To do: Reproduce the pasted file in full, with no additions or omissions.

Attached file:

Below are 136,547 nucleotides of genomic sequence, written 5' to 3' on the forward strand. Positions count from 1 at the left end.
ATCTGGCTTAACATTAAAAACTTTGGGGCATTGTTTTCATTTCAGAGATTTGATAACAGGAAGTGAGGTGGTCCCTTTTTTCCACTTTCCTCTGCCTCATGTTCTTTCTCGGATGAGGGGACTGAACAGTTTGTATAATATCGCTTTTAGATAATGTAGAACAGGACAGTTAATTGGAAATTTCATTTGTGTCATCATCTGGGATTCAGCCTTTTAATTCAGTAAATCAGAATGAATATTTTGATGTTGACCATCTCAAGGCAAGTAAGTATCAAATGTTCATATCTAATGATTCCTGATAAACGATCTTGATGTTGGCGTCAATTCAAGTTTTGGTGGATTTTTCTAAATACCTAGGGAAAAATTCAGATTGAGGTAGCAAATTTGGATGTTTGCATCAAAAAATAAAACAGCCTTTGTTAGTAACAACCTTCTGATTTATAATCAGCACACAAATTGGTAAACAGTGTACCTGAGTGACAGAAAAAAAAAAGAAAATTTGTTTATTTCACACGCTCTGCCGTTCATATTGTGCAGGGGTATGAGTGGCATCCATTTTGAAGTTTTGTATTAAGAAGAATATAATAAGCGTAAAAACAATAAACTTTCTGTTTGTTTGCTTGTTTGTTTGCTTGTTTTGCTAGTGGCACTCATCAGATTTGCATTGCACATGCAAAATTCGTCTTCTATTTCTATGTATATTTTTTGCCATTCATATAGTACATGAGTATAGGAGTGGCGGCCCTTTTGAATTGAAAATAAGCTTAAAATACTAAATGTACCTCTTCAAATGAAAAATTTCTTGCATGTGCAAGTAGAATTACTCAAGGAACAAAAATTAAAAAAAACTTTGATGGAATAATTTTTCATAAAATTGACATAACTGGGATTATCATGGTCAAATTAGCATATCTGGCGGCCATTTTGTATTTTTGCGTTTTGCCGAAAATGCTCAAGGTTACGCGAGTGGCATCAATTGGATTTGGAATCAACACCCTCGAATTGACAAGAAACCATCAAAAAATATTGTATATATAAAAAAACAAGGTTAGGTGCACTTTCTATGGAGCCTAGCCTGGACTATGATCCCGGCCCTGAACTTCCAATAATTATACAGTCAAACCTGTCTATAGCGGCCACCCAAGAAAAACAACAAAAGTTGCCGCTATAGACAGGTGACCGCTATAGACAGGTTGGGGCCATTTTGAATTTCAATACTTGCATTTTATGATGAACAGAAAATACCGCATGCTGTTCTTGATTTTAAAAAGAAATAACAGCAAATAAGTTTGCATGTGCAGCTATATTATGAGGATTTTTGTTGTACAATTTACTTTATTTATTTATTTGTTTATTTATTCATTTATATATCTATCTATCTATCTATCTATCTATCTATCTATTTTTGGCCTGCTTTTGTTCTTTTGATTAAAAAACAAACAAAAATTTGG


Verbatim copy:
Below are 136,547 nucleotides of genomic sequence, written 5' to 3' on the forward strand. Positions count from 1 at the left end.
ATCTGGCTTAACATTAAAAACTTTGGGGCATTGTTTTCATTTCAGAGATTTGATAACAGGAAGTGAGGTGGTCCCTTTTTTCCACTTTCCTCTGCCTCATGTTCTTTCTCGGATGAGGGGACTGAACAGTTTGTATAATATCGCTTTTAGATAATGTAGAACAGGACAGTTAATTGGAAATTTCATTTGTGTCATCATCTGGGATTCAGCCTTTTAATTCAGTAAATCAGAATGAATATTTTGATGTTGACCATCTCAAGGCAAGTAAGTATCAAATGTTCATATCTAATGATTCCTGATAAACGATCTTGATGTTGGCGTCAATTCAAGTTTTGGTGGATTTTTCTAAATACCTAGGGAAAAATTCAGATTGAGGTAGCAAATTTGGATGTTTGCATCAAAAAATAAAACAGCCTTTGTTAGTAACAACCTTCTGATTTATAATCAGCACACAAATTGGTAAACAGTGTACCTGAGTGACAGAAAAAAAAAAGAAAATTTGTTTATTTCACACGCTCTGCCGTTCATATTGTGCAGGGGTATGAGTGGCATCCATTTTGAAGTTTTGTATTAAGAAGAATATAATAAGCGTAAAAACAATAAACTTTCTGTTTGTTTGCTTGTTTGTTTGCTTGTTTTGCTAGTGGCACTCATCAGATTTGCATTGCACATGCAAAATTCGTCTTCTATTTCTATGTATATTTTTTGCCATTCATATAGTACATGAGTATAGGAGTGGCGGCCCTTTTGAATTGAAAATAAGCTTAAAATACTAAATGTACCTCTTCAAATGAAAAATTTCTTGCATGTGCAAGTAGAATTACTCAAGGAACAAAAATTAAAAAAAACTTTGATGGAATAATTTTTCATAAAATTGACATAACTGGGATTATCATGGTCAAATTAGCATATCTGGCGGCCATTTTGTATTTTTGCGTTTTGCCGAAAATGCTCAAGGTTACGCGAGTGGCATCAATTGGATTTGGAATCAACACCCTCGAATTGACAAGAAACCATCAAAAAATATTGTATATATAAAAAAACAAGGTTAGGTGCACTTTCTATGGAGCCTAGCCTGGACTATGATCCCGGCCCTGAACTTCCAATAATTATACAGTCAAACCTGTCTATAGCGGCCACCCAAGAAAAACAACAAAAGTTGCCGCTATAGACAGGTGACCGCTATAGACAGGTTGGGGCCATTTTGAATTTCAATACTTGCATTTTATGATGAACAGAAAATACCGCATGCTGTTCTTGATTTTAAAAAGAAATAACAGCAAATAAGTTTGCATGTGCAGCTATATTATGAGGATTTTTGTTGTACAATTTACTTTATTTATTTATTTGTTTATTTATTCATTTATATATCTATCTATCTATCTATCTATCTATCTATCTATTTTTGGCCTGCTTTTGTTCTTTTGATTAAAAAACAAACAAAAATTTGG